— by Ted R. Blasingame
Sissy stood in the middle of the small valley field and looked around in wonder. The lil-deer had returned with the coming of spring, but there had been a population explosion. There were just as many dog-sized adults as before, but hordes of tiny fawns were now everywhere. They were all grazing on the lush, pale green grass with a few of the smaller ones running and kicking up their hooves in play; they were all through the local woods too.
The little deer were not the only critters in the valley either. A few mooshelk were at the edge of the lake eating reeds and kirin deer were in the lake feeding off the plants beneath the water. There were numerous kinds of birds in the trees of the forest too, some of which none of the colonists had ever seen before, even with the earlier winter migrations. Dr. Mochizuki had his wife out collecting photos of everything new she saw; even if he couldn't have a physical sample, the scientist wanted a record of what came into the valley for future reference.
The arrowheads were back in abundance as well, and although they were once considered an annoyance due to their eerie cries, they were now looked upon as a tasty addition to the menu.
The red pandas were not the only ones busy with all the new changes that a spring after a long and cold winter brought to the land. Kristen was having a delightful time cataloging all the new plant-life that had emerged too. Strange new fruit, vegetables, herbs, shrubs and flowers were being discovered in the valley, the woods and even out on the plains, and a great number of them were safely edible and nutritious – though others were discovered to be poisonous to the furman physiologies, whether ingested or merely touched. Even the oak sapling from the acorn that Avon had planted upon their arrival had grown taller, adding more limbs to its spindly profile.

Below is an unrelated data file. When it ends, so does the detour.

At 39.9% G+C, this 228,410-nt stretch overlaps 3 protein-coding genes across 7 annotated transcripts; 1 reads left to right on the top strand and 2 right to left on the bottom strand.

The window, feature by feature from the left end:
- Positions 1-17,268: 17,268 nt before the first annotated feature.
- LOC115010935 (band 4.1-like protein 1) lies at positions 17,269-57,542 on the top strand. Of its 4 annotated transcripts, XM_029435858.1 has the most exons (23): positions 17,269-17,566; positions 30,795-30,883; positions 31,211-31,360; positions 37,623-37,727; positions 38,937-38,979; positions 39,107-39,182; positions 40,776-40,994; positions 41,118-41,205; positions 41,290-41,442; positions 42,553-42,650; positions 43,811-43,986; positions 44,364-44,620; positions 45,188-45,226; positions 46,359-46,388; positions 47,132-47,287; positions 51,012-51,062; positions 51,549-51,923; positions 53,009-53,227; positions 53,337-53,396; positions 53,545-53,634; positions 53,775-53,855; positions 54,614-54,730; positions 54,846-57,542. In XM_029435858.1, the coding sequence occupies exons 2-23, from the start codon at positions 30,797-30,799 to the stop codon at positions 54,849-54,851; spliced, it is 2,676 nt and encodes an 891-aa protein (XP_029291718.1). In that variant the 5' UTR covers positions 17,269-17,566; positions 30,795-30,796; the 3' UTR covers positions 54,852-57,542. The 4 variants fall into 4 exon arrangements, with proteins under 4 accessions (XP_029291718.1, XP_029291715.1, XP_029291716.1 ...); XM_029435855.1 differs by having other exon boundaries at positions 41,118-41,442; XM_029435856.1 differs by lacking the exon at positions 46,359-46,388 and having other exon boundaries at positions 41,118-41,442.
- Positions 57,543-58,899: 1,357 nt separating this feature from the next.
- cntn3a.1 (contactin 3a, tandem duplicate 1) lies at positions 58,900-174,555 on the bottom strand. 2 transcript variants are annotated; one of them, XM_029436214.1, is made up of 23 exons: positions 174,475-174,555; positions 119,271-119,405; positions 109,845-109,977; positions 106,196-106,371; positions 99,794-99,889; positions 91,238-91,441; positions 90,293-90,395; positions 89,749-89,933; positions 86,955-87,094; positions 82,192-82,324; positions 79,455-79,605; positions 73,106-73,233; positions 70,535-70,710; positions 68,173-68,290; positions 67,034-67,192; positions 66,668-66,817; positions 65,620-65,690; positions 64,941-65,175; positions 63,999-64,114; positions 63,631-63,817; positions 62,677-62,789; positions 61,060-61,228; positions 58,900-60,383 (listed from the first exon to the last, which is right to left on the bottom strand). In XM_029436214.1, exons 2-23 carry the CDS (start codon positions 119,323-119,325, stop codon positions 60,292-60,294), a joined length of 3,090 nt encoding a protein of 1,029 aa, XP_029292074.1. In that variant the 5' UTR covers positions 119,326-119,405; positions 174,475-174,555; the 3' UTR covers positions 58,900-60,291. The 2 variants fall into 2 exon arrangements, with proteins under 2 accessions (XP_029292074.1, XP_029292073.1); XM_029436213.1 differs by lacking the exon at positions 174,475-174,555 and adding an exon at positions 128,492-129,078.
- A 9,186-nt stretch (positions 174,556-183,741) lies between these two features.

Probably the lioness' greatest discovery was that what they had supposed to be a kind of tall wheat-like grass that covered the plains was not merely a grass at all, but was a form of oat or wheat that ripened quickly in the spring. Upon confirmation of this, Kim and Yuki immediately harvested some and went right to work hand-milling it into a kind of flour. For simplicity’s sake, what had been called wheat-grass was now just wheat and the entire eastern prairie was covered by it. The resulting smell of baking bread was only a little different from what they were used to and meals were soon accompanied by their creations. The sisters had already been successful making cooking oil from local seeds the previous fall and they were anxious to try a batter made from the new flour for frying.
Cheryl and Arne had their hands full as well. There were new calves, sheep, piglets and chicks to care for and the longer days worked to their advantage, giving them more time to handle all the associated responsibilities. It seemed everyone was involved in some way or another with the livestock and gardens, and after months of winter inactivity, they all seemed to enjoy having things to do out in the sun again.
The flora and fauna were not the only things refreshed with the new life of springtime. Several couples had formed during the winter months and as a result, numbers in the colony were about to increase as well.
Alicia and Dara were heavy in pregnancy, and if the medical exams were correct, they were both carrying two babies each; Aaron was the confirmed father of Alicia's cubs, but it was unknown who Dara's was since she'd not accepted monogamy in the face of uneven numbers of females to males. She was unconcerned, however, since all of the males who'd been with her were more than willing to claim fatherhood as if it was a badge of pride, with promised help by all in raising them.